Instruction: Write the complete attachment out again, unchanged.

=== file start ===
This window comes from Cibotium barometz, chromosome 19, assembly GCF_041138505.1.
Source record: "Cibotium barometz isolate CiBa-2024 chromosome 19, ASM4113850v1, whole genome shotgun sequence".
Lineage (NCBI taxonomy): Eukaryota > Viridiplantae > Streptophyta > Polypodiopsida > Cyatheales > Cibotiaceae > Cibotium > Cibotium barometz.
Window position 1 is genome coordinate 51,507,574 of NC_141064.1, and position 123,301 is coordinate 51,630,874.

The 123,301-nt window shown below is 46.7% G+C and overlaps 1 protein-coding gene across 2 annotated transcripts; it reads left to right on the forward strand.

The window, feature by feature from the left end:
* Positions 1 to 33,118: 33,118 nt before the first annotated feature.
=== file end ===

This window comes from Cibotium barometz, chromosome 19, assembly GCF_041138505.1.
Source record: "Cibotium barometz isolate CiBa-2024 chromosome 19, ASM4113850v1, whole genome shotgun sequence".
Lineage (NCBI taxonomy): Eukaryota > Viridiplantae > Streptophyta > Polypodiopsida > Cyatheales > Cibotiaceae > Cibotium > Cibotium barometz.
Window position 1 is genome coordinate 51,507,574 of NC_141064.1, and position 123,301 is coordinate 51,630,874.

The 123,301-nt window shown below is 46.7% G+C and overlaps 1 protein-coding gene across 2 annotated transcripts; it reads left to right on the forward strand.

The window, feature by feature from the left end:
* Positions 1 to 33,118: 33,118 nt before the first annotated feature.